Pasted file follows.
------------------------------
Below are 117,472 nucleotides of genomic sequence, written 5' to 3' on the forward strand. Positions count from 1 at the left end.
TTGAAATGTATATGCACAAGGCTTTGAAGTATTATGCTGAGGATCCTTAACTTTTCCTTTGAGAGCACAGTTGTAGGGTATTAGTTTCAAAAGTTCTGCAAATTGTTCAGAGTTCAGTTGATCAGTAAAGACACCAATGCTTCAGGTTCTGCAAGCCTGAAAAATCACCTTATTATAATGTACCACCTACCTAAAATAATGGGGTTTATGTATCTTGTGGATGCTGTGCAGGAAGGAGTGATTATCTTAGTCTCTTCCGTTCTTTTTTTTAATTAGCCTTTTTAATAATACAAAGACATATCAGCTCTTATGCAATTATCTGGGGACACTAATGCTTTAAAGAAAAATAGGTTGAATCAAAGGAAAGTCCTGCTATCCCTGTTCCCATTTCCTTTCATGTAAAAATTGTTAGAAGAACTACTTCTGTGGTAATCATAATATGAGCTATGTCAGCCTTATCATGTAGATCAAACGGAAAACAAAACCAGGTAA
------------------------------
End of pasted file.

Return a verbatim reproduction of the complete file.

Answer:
Below are 117,472 nucleotides of genomic sequence, written 5' to 3' on the forward strand. Positions count from 1 at the left end.
TTGAAATGTATATGCACAAGGCTTTGAAGTATTATGCTGAGGATCCTTAACTTTTCCTTTGAGAGCACAGTTGTAGGGTATTAGTTTCAAAAGTTCTGCAAATTGTTCAGAGTTCAGTTGATCAGTAAAGACACCAATGCTTCAGGTTCTGCAAGCCTGAAAAATCACCTTATTATAATGTACCACCTACCTAAAATAATGGGGTTTATGTATCTTGTGGATGCTGTGCAGGAAGGAGTGATTATCTTAGTCTCTTCCGTTCTTTTTTTTAATTAGCCTTTTTAATAATACAAAGACATATCAGCTCTTATGCAATTATCTGGGGACACTAATGCTTTAAAGAAAAATAGGTTGAATCAAAGGAAAGTCCTGCTATCCCTGTTCCCATTTCCTTTCATGTAAAAATTGTTAGAAGAACTACTTCTGTGGTAATCATAATATGAGCTATGTCAGCCTTATCATGTAGATCAAACGGAAAACAAAACCAGGTAA